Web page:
Welcome to the Britt Lab


Looking for Dave Britt?

You can probably find him on the Split Water. Click above.


    We’re interested in the maintenance of genomic stability in plants.  Plants face challenges to genomic stability that animals do not experience.  Plants have to grow in the presence of sunlight (and UV), and can’t walk away from toxic chemicals.  Their development is “inside out” compared to that of animals- while animals set aside their germline (sex cells) early in development, the differentiation of the plant germline occurs towards the end of its development, after many rounds of cell division.  Thus the cells that will produce the next generation of plants have had more opportunities to experience an error of replication.  On the plus side, plants don’t die from cancer, as their their cells cannot metastasize (crawl around), and their developmental patterns are very flexible- any organ can be regenerated.  This means that localized deregulation of growth is not a lethal event.

    We use Arabidopsis thaliana, the “mouse eared cress”, as a model system, and employ genetic and genomics approaches.  We currently focus on the developmental specificity of DNA damage response.  In Arabidopsis, different kinds of cells have different programmed responses to radiation- some (but not many!) will commit suicide, some will stop DNA replication (either temporarily, or permanently), and some will continue to replicate their DNA but will no longer undergo cell division, exhibiting early differentiation from stem cells into terminal cell types.  The figure above shows seedlings grown from unirradiated (top) vs. gamma-irradiated (bottom) seeds.  Clearly different embryonic tissues exhibit very different responses to IR-induced damage!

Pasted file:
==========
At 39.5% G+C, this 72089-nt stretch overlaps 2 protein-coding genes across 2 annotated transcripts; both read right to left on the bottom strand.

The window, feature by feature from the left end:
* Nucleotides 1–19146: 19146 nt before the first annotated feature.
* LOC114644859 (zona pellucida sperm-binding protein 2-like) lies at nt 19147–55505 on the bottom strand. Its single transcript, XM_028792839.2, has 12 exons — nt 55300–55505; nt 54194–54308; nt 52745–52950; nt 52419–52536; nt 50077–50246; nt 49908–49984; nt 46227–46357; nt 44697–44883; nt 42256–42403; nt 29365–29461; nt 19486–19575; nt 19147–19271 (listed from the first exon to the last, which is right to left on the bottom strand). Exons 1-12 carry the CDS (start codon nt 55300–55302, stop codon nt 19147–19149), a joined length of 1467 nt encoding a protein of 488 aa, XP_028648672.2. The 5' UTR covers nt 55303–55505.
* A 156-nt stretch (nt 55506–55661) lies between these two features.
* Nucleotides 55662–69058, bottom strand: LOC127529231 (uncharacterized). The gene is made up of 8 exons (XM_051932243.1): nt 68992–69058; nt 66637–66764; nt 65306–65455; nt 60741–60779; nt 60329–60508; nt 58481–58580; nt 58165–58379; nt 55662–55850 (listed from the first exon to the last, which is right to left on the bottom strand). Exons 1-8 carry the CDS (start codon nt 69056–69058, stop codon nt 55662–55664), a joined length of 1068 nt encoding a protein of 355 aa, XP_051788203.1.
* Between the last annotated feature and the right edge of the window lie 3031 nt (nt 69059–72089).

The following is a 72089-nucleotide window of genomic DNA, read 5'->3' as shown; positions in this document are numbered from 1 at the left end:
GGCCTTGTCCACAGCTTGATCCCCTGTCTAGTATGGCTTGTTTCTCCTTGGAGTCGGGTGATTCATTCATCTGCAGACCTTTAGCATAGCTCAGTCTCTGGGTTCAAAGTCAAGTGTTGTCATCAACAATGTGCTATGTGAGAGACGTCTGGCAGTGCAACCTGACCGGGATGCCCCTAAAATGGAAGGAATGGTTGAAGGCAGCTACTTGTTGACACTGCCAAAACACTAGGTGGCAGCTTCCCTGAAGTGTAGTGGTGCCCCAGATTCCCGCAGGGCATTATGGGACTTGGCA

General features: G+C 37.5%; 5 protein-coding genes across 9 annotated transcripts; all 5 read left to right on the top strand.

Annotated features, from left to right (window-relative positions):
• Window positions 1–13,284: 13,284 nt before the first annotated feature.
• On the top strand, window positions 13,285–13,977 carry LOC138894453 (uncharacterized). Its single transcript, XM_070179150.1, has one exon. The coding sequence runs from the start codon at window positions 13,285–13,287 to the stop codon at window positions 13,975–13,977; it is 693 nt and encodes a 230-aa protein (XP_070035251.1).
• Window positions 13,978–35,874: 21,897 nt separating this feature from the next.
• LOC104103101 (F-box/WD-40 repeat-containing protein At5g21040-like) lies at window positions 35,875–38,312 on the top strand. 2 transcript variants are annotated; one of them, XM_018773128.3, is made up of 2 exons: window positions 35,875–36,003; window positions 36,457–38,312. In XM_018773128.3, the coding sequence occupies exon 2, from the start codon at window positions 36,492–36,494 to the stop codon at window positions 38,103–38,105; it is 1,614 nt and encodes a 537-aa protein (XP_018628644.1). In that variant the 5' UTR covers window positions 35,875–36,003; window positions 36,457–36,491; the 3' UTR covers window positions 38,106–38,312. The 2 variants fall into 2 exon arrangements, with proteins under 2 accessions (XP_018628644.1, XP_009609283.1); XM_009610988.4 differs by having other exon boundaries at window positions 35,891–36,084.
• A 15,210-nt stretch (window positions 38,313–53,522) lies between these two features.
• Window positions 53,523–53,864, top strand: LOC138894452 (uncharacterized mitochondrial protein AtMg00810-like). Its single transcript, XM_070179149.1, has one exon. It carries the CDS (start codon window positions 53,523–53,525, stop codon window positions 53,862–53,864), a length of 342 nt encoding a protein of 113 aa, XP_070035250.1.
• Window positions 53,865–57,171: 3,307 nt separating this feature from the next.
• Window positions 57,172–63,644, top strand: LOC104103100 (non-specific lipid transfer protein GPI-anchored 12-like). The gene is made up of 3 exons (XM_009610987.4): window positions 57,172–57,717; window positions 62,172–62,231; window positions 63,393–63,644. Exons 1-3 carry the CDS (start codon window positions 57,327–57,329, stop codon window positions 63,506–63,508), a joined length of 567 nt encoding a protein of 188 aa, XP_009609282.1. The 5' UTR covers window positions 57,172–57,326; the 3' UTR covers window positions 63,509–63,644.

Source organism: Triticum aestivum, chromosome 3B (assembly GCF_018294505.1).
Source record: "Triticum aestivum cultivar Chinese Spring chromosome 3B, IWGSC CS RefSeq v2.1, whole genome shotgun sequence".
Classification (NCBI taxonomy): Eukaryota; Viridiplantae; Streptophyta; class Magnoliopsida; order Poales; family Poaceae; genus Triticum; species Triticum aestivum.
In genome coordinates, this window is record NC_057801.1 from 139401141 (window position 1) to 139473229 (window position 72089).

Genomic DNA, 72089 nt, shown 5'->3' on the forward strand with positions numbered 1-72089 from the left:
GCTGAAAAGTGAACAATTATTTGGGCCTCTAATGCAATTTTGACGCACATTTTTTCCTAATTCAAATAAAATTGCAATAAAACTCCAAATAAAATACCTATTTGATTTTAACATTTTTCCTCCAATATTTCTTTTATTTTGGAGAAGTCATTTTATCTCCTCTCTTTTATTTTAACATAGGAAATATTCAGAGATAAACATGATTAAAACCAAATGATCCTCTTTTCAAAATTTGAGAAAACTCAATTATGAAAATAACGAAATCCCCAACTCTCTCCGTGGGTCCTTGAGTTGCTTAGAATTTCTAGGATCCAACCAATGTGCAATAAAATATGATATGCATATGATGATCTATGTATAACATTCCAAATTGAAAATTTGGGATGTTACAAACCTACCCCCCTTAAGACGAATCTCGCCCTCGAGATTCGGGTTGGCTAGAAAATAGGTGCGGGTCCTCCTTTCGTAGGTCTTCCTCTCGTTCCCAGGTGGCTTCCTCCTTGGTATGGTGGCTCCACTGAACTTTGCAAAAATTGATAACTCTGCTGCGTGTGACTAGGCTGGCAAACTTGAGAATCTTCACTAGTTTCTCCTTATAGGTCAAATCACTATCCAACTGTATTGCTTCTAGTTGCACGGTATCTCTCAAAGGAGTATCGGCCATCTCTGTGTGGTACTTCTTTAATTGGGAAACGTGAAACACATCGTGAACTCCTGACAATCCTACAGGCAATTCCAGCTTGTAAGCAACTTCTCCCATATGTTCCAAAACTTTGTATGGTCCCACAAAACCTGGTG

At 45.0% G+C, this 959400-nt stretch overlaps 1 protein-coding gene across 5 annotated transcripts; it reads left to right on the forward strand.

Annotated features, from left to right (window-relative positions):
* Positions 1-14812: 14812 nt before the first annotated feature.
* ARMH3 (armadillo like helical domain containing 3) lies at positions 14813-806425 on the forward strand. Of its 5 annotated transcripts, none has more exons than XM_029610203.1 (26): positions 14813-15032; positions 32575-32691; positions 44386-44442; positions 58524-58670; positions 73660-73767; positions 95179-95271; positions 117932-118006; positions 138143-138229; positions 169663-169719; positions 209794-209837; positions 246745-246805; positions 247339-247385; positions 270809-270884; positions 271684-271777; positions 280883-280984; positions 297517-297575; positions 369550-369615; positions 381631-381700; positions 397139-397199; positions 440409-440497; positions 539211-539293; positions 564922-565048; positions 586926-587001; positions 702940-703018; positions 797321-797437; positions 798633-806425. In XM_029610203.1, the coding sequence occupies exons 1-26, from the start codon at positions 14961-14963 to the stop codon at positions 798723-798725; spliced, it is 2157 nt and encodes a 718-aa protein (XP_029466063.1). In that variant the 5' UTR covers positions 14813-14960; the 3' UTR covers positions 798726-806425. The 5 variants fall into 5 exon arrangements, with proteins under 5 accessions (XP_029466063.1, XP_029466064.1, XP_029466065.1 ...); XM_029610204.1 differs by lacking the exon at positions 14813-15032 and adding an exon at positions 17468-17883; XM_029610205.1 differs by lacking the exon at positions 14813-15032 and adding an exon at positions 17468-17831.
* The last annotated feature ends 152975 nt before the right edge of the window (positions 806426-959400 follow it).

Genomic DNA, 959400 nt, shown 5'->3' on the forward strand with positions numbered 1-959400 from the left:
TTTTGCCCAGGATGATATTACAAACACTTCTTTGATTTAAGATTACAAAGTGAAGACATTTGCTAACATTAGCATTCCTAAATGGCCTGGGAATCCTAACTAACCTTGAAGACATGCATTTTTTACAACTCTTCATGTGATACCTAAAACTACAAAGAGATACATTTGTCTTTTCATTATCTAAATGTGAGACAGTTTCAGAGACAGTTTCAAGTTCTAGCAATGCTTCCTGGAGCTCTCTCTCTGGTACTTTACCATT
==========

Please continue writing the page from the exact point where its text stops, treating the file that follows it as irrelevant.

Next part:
Plants use many of the same mechanisms (and enzymes) that animals use to detect and respond to DNA damage, and so they make good models for repair and response in mammals.  But plants have also evolved, independently, some unique responses.

    We are also interested in double strand break repair and the development of methods for precise genetic engineering of plants.

    In a third research area, we are continuing the late Dr. Simon Chan’s work on the induction of haploidization in Arabidopsis via the modification of the centromeric histone CENH3 (aka CenpA).  We’re seeing if the “Chan/Ravi” technique, and some related approaches, can be extended to generate haploid crop pants (cassava, plantain, and tomato).  Haploid plants, once chemically doubled to create diploids, are very valuable for breeding, mapping, and strain construction, as they’re homozygous at all loci.   Induction of “doubled haploids” allows breeders to generate “inbred” lines in a single step, skipping the many generations required for true inbreeding.  These inbred lines can then be screened for value in the production of hybrid crops.

    The Britt lab is located in the Dept. of Plant Biology at the University of California, Davis.  Dr. Britt is a member of the Plant Biology, BMCDB, and Genetics Graduate Programs.

Research Overview